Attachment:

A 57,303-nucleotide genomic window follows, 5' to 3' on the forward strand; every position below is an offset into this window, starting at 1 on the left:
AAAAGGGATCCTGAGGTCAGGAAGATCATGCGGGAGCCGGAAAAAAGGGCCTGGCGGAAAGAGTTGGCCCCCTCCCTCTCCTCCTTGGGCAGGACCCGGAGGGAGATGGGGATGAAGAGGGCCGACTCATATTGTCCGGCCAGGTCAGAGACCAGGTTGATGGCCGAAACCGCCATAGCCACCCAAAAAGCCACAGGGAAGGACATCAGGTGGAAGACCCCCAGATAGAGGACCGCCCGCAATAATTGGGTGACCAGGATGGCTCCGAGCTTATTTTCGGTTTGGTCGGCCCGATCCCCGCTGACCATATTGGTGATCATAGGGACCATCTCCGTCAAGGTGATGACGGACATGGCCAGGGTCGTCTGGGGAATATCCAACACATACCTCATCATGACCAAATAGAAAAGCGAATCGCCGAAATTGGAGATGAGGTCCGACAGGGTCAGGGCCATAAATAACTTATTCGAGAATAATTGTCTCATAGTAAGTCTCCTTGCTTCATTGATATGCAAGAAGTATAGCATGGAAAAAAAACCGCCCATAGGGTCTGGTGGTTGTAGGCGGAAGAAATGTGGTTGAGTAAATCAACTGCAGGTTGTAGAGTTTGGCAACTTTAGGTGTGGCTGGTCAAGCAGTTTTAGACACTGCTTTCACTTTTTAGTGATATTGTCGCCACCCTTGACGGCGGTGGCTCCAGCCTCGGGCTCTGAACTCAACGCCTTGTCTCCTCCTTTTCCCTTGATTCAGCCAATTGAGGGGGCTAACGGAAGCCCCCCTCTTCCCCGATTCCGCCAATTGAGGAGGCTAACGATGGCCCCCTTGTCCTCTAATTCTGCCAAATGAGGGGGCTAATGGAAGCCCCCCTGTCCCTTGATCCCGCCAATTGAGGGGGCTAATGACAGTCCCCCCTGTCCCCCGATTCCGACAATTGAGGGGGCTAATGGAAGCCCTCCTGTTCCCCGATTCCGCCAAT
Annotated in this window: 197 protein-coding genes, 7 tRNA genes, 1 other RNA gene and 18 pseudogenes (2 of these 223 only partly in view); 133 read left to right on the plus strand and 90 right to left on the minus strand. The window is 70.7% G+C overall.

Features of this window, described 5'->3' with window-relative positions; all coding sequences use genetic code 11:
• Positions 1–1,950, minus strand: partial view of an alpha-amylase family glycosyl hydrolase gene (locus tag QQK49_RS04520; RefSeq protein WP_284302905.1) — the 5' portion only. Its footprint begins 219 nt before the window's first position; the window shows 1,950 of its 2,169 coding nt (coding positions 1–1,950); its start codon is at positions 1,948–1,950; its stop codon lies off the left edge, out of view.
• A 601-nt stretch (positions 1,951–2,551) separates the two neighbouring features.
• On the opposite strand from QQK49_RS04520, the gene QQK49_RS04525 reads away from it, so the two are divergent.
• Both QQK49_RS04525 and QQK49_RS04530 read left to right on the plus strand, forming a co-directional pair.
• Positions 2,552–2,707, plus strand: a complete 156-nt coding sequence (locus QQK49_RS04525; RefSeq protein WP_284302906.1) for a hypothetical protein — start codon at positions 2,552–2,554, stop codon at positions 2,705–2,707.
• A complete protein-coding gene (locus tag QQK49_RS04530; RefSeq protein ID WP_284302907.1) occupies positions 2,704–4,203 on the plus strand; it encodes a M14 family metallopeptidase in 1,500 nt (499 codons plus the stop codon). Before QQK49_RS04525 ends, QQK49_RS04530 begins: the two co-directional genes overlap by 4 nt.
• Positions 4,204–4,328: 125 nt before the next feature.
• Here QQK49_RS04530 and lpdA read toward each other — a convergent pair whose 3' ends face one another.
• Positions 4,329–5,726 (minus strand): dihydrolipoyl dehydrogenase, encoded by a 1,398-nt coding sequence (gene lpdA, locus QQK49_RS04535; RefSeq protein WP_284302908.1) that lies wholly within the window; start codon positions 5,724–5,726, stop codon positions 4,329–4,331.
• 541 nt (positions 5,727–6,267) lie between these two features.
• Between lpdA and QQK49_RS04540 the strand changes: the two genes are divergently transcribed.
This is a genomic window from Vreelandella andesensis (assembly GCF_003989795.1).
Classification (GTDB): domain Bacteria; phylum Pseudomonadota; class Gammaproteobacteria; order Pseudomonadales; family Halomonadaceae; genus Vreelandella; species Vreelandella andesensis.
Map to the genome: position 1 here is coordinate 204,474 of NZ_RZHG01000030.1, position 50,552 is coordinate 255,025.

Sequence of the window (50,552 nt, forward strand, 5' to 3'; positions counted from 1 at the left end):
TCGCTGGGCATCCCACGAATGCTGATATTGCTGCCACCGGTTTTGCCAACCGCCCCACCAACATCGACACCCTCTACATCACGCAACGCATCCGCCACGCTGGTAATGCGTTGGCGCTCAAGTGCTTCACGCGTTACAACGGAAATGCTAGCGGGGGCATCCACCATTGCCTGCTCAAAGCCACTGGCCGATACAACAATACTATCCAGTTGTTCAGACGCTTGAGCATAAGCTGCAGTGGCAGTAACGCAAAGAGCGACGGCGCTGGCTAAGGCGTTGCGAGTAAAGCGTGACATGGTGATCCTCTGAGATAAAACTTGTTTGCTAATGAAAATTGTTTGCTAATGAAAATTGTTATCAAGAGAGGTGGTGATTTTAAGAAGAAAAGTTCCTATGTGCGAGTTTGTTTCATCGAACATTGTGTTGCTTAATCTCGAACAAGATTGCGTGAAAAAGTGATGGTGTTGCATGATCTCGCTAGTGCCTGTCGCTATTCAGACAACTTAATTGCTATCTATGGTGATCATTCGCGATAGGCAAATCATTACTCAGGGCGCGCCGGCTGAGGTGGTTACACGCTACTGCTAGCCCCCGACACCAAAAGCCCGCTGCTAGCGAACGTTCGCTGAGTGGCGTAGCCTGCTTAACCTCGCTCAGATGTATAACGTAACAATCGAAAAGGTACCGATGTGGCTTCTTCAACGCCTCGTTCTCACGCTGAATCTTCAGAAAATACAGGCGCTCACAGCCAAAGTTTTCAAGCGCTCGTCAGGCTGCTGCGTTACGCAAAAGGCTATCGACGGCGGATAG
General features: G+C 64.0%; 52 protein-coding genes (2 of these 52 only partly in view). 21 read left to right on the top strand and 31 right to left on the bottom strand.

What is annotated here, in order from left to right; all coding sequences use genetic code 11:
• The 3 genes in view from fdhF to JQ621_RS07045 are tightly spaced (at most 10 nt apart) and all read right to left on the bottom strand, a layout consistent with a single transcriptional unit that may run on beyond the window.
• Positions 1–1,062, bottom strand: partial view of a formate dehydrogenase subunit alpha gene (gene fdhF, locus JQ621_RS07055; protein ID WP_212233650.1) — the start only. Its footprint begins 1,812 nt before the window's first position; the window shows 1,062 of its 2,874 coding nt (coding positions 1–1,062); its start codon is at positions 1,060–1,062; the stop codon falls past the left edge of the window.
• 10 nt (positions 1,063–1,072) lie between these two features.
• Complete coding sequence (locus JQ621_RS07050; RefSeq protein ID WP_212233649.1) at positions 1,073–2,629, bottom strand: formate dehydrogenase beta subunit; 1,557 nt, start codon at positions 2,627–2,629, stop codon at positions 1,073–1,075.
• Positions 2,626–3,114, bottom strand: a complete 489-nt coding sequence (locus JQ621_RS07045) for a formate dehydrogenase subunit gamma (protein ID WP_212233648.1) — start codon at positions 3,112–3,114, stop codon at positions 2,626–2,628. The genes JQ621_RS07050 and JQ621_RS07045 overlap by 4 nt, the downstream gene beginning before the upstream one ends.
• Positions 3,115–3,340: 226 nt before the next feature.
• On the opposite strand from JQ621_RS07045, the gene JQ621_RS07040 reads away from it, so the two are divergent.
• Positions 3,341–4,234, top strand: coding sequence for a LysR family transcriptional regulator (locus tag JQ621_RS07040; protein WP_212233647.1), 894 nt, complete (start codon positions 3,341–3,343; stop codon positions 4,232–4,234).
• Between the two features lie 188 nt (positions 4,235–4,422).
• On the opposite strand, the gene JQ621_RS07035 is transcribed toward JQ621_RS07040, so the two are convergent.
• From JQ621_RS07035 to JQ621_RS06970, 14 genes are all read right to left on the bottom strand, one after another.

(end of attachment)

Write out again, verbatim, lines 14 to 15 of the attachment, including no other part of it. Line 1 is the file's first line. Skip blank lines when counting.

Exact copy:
• 541 nt (positions 5,727–6,267) lie between these two features.
• Between lpdA and QQK49_RS04540 the strand changes: the two genes are divergently transcribed.